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The title is a bit misleading... what I want to do is a little complicated:

I want to set up my server (running Ubuntu 10.04 Desktop) to send email using PHP's mail() function.

I tried just using it, but the messages don't go anywhere and the return value of mail() is not FALSE, so I really don't know what's going on.

Any advice/ideas for configuring this?

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up vote 4 down vote accepted

Here's my opinion of the correct way to accomplish this, and it's not significantly hard if all you want to do is sent out mail for php via your ISP's SMTP server.

Ensure you have an MTA installed on your ubuntu instance, my preference is postfix, but you can use a different one (exim, qmail are both fine), however some of these instructions will need to be adapted/separately researched if you do.

# apt-get install postfix postfix-doc

Then we'll need to tell it how to send out mail to the internet using you're isp's smtp server, you should already have this info, it may be referred to as your Outgoing mail server, replace with this information.

# postconf -e

This will adjust your postfix configuration file to enable your mail server to send to the outside world.

Now we need to edit php.ini to tell it the location of the sendmail binary, this binary is not actually a sendmail MTA but a wrapper for postfix that provides a known consistent sendmail-like interface.

By default in debian/ubuntu the postfix sendmail binary is in /usr/sbin/sendmail.

# whereis sendmail

Will assist you to locate it.

Now that we have the full path for the sendmail binary, we can edit the php.ini file, it should be located in /etc/php5/apache2/php.ini, open it in whatever editor you're familiar with.

Locate the section marked [mail function] and comment out the SMTP and smtp_port directives.

Uncomment sendmail_path and add the full path to the sendmail binary directly after the = sign.

Then issue this

# /etc/init.d/postfix restart
# /etc/init.d/apache2 restart

Then try sending a message from a php script, if it fails check the /var/log/ file.

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Well, as long as you install postfix (or any other "normal" MTA) using your package manager the default value for sendmail_path= will do fine. Just leave it commented out. That way you will also get the "right" options added. – andol May 15 '10 at 9:59
Also, regarding the install of postfix, you probably want to choose "satellite system" during its install. That way you'll get a chance to directly specify your relayhost. – andol May 15 '10 at 10:01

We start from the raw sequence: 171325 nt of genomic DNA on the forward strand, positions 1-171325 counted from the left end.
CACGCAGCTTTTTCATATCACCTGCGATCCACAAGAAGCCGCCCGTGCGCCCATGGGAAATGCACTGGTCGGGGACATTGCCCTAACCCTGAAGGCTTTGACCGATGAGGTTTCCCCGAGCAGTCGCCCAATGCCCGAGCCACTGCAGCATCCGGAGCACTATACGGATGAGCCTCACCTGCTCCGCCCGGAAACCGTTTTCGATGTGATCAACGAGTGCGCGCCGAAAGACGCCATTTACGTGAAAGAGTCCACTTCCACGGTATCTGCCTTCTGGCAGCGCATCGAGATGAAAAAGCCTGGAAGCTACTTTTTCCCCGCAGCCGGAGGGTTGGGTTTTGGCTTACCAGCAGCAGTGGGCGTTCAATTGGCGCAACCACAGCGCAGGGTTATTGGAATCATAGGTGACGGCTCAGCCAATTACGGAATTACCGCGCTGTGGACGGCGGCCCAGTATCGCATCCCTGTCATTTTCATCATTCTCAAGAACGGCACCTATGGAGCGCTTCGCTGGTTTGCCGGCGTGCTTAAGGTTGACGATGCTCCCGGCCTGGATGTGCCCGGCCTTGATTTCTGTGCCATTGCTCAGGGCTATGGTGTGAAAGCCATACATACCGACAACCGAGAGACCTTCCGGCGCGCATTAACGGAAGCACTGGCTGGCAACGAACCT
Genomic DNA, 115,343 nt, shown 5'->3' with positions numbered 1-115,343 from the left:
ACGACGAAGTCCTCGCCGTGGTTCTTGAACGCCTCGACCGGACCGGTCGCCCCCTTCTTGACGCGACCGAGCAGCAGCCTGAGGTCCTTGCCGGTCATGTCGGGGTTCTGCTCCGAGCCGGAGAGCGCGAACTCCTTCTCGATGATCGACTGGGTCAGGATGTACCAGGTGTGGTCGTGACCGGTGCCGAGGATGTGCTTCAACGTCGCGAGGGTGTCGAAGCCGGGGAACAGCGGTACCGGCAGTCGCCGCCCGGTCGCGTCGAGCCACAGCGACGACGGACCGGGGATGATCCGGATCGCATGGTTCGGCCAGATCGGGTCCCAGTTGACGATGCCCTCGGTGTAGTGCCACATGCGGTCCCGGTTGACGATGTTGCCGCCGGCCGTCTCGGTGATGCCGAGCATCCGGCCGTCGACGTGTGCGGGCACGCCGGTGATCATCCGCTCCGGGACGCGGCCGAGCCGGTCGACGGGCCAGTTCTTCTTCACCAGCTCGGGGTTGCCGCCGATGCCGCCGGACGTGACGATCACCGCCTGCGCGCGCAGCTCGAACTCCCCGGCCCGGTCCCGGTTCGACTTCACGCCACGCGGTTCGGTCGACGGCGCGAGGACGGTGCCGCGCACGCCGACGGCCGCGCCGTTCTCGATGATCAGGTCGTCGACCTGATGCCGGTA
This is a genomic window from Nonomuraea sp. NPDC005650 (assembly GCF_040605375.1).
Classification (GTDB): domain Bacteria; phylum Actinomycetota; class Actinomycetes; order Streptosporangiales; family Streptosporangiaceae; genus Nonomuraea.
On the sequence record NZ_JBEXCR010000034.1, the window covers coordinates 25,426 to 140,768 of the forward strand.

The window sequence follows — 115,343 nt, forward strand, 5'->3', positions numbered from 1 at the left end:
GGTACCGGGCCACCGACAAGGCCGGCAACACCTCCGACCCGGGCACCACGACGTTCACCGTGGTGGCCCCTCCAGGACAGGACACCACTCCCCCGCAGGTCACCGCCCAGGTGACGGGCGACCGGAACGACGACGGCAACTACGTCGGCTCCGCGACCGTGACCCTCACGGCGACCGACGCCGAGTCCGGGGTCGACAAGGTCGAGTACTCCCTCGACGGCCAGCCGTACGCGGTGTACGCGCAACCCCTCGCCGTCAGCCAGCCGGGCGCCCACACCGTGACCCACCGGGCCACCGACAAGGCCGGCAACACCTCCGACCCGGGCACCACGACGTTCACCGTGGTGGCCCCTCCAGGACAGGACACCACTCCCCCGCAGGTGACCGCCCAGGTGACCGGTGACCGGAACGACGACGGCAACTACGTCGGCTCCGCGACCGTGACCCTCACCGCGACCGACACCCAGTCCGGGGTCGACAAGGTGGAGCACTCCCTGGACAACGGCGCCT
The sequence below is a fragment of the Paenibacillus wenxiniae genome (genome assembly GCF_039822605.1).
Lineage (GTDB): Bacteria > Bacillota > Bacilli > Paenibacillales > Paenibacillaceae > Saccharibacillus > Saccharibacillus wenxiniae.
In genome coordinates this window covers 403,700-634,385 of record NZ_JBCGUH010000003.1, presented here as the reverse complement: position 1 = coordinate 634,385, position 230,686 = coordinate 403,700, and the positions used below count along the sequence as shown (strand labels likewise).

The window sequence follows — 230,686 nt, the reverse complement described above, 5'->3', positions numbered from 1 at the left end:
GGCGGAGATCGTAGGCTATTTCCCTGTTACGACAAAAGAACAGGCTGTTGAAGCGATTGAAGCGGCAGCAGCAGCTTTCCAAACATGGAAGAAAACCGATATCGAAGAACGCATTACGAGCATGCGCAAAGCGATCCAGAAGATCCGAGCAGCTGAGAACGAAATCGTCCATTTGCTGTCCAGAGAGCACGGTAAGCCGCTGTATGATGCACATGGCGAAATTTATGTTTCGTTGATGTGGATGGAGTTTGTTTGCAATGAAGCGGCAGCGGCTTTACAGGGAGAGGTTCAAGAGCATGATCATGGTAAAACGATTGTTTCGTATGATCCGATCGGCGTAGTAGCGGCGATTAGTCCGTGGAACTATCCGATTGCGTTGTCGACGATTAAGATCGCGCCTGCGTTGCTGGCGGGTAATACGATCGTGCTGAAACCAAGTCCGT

True, but prefer getting my hands dirty, and you learn more this way :) – Aaron Tate May 18 '10 at 2:21

EDIT The following suggestions are merely troubleshooting steps to determine where the break-down is happening and not suggestions for long-term solutions. END EDIT

Telnet to the server over port 25 that hosts the user you're trying to connect to and initiate a mail session. For example, if you're emailing then you would first get the mx record for (using nslookup), then telnet to the mx record thusly:

telnet 25

From there, follow the WikiHow article I linked to above to attempt to send a mail message to that user. If it works but your PHP script doesn't, then it's time to break out wireshark and see what the network traffic tells you.

Also, can you get the mail() function to work at the PHP CLI rather than through Apache? Are you using AppArmor? What about the (in)famous SELinux?

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Sorry, in my opinion this is the wrong way™. It is likely that his 'script' is going to properly handle deferred email messages? My post, below is in my opinion the correct way. Doing it this way will break numerous RFC's and cause some if not most well configured MTA's to blacklist you or treat you as a spammer. – Aaron Tate May 15 '10 at 9:18
Why on earth would one want to do something like that? – andol May 15 '10 at 10:02
@fenis and @andol: I was only suggesting those methods as troubleshooting steps to see where the breakdown was taking place. Telnet to see if it was the remote mailserver's issue. The PHP CLI to see if it was an AppArmor problem. Checking SELinux to see if it was a rule allowing traffic out but not in. I've edited my answer to make it clearer that I am not suggesting those are ways to solve the problem, but only to narrow down the field of possible problems. Thanks! – Wesley May 15 '10 at 16:51
Oh, yes ok, an odd first step to take but a useful one once all the local stuff has been ruled out, i've adjusted my vote. – Aaron Tate May 18 '10 at 2:21

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